Update: When a user initiates a download session via torrents, he/she is downloading a copy of multiple files distributed among several users in a network. After completion of a download via torrents, he/she is also indirectly making copies of a file by uploading (or seeding) files to other users in a torrent network, amounting to infringement.
Earlier: Mere viewing of files via torrents is not illegal, but making copies of copyrighted protected content and distributing them for sale or hire to the public is punishable, the Bombay HC clarified last month, according a to report compiled by SpicyIP.
In an August 24th court order referred by SpicyIP, Justice Patel stated: “The offence is not in viewing, but in making a prejudicial distribution, a public exhibition or letting for sale or hire without appropriate permission copyright–protected material.” However, MediaNama wasn’t able to independently review a copy of the order. The court observed these clarifications after ISPs were ordered to block specific pages and sites, owing to a John Doe order awarded to Eros International—the makers of the movie Dishoom.
Although the court initially denied a John Doe for Dishoom, on 9th August, it awarded John Doe orders only to specific URLs or sub sections of a website that might infringe or already have infringed copyrights in the past. The notice mentioned that even viewing copyrighted content can land viewers in prison. ISPs were also instructed by the court to specify contact details of a Nodal officer, in case the block affected anyone. We pointed out earlier that the email address specified by the notice does not work or isn’t active; this was a serious lapse in order compliance.
Changes to block notice
Spicy IP reviewed a copy (pdf) of the August 30th order issued by Justice Patel. He noted the following changes to block notices being displayed on sites.
The earlier block notice read: “…Viewing, downloading, exhibiting or duplicating an illicit copy of the contents under this URL is punishable as an offence under the laws of India…”
This has now been corrected as: “…Infringing or abetting infringement of copyright-protected content including under this URL is an offence in law. Ss. 63, 63-A, 65 and 65-A of the Copyright Act, 1957…”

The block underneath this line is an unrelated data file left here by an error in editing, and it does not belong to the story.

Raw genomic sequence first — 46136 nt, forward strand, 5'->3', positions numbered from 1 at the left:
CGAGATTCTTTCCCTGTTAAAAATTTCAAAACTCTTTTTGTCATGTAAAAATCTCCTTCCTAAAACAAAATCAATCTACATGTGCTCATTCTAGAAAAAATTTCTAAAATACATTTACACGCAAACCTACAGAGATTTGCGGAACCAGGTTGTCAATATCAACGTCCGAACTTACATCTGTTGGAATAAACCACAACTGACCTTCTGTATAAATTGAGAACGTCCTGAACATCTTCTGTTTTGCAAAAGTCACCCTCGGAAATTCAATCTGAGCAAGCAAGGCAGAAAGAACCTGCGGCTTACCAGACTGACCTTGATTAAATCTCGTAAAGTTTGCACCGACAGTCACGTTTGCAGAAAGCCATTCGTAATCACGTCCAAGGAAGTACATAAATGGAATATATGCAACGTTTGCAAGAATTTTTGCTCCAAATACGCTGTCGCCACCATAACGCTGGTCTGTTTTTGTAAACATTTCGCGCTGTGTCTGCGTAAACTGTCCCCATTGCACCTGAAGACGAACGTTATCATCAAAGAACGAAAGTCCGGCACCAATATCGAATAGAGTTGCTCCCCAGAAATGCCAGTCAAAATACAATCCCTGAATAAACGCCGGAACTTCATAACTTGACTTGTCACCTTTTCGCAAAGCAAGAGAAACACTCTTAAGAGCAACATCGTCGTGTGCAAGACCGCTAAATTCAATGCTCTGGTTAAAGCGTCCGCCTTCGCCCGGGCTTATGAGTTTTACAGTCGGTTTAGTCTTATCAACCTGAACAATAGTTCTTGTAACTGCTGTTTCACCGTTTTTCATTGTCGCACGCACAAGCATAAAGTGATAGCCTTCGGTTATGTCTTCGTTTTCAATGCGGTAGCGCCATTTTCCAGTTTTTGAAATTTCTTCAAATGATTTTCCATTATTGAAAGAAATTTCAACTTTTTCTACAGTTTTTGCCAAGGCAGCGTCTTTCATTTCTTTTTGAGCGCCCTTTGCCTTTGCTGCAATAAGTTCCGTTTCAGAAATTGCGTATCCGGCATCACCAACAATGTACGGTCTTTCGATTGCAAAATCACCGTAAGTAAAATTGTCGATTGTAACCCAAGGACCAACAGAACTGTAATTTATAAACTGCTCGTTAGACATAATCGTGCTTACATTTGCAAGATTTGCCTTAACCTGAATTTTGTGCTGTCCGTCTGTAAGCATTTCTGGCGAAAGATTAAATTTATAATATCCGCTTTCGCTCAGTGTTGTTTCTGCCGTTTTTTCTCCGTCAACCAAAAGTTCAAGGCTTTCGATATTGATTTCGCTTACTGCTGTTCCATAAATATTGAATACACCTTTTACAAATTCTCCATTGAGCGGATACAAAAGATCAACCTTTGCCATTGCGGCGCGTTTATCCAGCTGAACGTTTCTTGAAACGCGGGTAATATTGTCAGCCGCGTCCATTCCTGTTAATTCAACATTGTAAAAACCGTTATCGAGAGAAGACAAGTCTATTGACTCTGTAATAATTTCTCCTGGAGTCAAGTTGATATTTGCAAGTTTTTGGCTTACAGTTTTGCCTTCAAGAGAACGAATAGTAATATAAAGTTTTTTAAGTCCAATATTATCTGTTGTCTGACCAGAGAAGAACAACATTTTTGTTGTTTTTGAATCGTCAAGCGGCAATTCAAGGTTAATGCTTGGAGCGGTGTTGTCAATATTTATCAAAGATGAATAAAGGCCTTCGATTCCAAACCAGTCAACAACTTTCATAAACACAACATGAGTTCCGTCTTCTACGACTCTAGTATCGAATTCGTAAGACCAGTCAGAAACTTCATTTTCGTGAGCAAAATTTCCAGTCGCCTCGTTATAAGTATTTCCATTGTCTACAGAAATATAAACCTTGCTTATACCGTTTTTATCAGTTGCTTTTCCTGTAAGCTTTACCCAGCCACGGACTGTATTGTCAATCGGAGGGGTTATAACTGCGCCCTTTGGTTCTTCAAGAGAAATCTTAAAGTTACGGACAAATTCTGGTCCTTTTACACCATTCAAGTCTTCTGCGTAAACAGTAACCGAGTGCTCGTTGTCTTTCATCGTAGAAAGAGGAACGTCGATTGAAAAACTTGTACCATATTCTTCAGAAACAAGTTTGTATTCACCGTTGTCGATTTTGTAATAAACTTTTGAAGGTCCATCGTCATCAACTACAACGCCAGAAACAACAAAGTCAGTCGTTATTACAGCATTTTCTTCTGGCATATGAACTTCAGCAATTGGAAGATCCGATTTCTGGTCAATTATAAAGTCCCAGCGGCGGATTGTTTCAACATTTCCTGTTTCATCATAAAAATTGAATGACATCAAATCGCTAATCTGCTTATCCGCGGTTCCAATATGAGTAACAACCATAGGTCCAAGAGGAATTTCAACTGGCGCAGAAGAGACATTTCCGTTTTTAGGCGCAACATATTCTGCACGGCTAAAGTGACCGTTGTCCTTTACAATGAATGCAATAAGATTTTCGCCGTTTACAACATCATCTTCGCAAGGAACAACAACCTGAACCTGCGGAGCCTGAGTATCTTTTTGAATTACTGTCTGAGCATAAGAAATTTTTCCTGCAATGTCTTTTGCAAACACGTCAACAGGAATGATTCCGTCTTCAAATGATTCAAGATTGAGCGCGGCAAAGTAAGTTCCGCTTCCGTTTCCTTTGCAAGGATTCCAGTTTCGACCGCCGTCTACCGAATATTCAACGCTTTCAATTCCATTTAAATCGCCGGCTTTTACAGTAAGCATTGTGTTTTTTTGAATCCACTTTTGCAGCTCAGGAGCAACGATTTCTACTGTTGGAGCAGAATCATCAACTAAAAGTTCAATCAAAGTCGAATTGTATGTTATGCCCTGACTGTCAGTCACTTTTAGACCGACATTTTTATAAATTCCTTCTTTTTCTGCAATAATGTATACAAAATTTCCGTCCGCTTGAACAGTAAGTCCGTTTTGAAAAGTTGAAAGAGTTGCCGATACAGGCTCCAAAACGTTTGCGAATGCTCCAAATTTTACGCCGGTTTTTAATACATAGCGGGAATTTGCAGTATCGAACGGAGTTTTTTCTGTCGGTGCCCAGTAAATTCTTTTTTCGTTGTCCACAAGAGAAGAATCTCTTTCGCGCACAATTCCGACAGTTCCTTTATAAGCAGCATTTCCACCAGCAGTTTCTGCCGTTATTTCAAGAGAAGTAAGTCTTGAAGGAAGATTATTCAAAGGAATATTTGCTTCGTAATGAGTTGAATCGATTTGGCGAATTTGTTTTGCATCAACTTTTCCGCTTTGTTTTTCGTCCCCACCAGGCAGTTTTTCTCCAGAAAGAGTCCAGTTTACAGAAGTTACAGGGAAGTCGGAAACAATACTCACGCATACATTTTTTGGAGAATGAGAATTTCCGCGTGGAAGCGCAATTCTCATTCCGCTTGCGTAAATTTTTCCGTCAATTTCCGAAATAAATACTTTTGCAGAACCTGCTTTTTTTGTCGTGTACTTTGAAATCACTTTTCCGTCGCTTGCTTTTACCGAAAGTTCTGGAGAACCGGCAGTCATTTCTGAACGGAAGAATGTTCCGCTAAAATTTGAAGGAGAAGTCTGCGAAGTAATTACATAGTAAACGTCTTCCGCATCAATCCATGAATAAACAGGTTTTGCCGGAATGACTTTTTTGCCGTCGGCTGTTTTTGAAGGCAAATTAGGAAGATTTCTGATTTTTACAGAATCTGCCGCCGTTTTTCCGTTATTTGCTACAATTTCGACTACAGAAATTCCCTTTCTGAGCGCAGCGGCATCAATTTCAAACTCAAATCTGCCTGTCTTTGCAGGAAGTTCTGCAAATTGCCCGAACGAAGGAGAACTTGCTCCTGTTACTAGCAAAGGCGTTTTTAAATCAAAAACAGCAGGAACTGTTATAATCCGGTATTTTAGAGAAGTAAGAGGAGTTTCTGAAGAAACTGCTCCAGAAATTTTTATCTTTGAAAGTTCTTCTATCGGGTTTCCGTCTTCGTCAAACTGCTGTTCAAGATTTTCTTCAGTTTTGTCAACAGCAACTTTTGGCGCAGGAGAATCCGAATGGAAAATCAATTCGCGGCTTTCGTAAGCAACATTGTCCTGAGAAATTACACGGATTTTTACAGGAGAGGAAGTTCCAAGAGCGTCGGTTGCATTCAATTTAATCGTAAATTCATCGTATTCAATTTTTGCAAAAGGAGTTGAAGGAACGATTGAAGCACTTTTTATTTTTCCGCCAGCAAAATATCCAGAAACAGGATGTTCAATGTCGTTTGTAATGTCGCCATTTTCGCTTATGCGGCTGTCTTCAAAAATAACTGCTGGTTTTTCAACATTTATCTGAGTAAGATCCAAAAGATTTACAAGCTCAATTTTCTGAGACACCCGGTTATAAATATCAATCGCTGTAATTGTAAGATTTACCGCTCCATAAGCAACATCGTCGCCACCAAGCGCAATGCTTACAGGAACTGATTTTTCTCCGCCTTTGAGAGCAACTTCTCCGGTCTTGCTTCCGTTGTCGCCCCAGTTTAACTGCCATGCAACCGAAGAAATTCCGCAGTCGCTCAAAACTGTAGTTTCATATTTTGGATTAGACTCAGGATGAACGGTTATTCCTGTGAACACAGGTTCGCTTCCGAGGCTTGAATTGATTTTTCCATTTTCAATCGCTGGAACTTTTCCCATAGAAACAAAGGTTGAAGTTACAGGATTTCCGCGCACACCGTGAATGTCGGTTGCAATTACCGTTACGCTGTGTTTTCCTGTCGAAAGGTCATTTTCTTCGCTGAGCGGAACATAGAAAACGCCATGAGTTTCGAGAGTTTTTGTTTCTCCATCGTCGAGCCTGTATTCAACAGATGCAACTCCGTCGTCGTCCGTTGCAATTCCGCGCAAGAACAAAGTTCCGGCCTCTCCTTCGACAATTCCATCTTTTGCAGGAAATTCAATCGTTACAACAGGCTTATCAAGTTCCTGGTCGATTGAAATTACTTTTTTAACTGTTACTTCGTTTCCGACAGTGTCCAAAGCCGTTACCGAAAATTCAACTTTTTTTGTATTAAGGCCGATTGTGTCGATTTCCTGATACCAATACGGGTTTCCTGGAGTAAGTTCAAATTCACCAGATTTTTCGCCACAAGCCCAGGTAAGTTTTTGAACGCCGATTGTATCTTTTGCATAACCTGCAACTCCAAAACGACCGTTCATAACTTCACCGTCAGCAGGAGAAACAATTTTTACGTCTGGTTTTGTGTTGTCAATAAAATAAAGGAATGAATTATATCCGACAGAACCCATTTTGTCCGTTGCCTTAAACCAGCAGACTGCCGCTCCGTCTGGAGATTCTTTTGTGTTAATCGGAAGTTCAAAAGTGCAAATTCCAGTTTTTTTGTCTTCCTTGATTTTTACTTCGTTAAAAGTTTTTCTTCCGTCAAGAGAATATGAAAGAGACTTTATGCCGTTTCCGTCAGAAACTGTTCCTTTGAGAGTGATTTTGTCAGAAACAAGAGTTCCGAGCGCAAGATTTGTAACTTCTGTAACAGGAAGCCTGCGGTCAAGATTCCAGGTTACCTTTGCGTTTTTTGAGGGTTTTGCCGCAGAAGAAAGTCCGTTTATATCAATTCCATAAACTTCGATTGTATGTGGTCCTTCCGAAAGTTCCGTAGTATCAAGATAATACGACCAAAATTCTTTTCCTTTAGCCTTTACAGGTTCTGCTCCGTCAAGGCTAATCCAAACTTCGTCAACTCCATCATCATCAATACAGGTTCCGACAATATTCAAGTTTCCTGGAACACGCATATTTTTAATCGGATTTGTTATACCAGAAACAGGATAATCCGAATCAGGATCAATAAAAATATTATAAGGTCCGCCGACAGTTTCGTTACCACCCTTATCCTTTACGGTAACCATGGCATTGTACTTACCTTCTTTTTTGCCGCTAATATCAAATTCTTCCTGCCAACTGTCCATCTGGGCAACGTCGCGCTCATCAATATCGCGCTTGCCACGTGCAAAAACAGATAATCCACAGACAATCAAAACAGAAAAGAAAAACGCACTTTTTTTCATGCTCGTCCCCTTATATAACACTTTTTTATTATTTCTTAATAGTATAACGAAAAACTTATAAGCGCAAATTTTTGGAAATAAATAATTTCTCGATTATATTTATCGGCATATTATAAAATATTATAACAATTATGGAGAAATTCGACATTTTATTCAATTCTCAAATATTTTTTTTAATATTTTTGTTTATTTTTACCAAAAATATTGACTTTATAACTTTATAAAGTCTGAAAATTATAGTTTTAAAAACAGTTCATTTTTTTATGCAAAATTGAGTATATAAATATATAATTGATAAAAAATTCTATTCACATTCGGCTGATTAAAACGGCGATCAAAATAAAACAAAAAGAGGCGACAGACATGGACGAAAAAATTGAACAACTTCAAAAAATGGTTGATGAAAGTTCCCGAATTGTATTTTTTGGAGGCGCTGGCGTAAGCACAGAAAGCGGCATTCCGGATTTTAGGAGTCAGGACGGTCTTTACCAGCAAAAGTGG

Tata says it cannot display block notices above 32kb
Tata Communication had earlier challenged the court and requested for a modification of the block notice to remove suit no or judgment no, address of plaintiffs, and relevant court that awarded the blockade. It instead suggested providing a contact detail of the Nodal Officer of Tata Communications (which doesn’t work). The court reluctantly agreed to this, due to shortage of time.
However, Tata now argued in court that the firewall being used by it and several other ISPs did not allow displaying notices or a file in excess of 32 kb, even after compressing the underlying HTML code, as pointed out by SpicyIP. To this, Justice Patel said:
“..I am most dissatisfied with this. It is difficult to see hos (sic, most likely “how”) affected person’s rights can be allowed to be compromised because of this kind of “technical limitations”…I will not accept that this will continue indefinitely…Tata Communications will forward a copy of this order to their hardware or software suppliers overseas and will impress upon them the need to relax that file size limitation from 32kb to something that is more meaningful and useful. We are attempting here to make necessary information available in the public interest..”
Court suggests creation of ombudsman body to address grievances
After the John Doe order was awarded to Dishoom, one of our readers pointed out to us that his website ‘Madaboutmovies.com’ involved in movie reviews and discussion was blocked by several ISPs, while there was no sort of relief or means to counter the block, since the notice being displayed did not provide any contact information. However, Justice Patel during his judgment noted that the court cannot independently monitor the functioning of whether or not all ISPs have complied to its order.
It suggested creating an office of ombudsman, which will seek to address all grievances and complaints being registered by parties who are affected by the block, or a third party who is looking to challenge the block. This was originally noted by Prof. Shamnad Basheer in a TheWire article. The ombudsman might need to work closely with ISPs and production companies to ensure effective communication between affected parties, added the court.
Note: An earlier version of the story stated that downloading torrents are not illegal. This has been corrected to show that downloading copyrighted content via torrents is equal to infringement.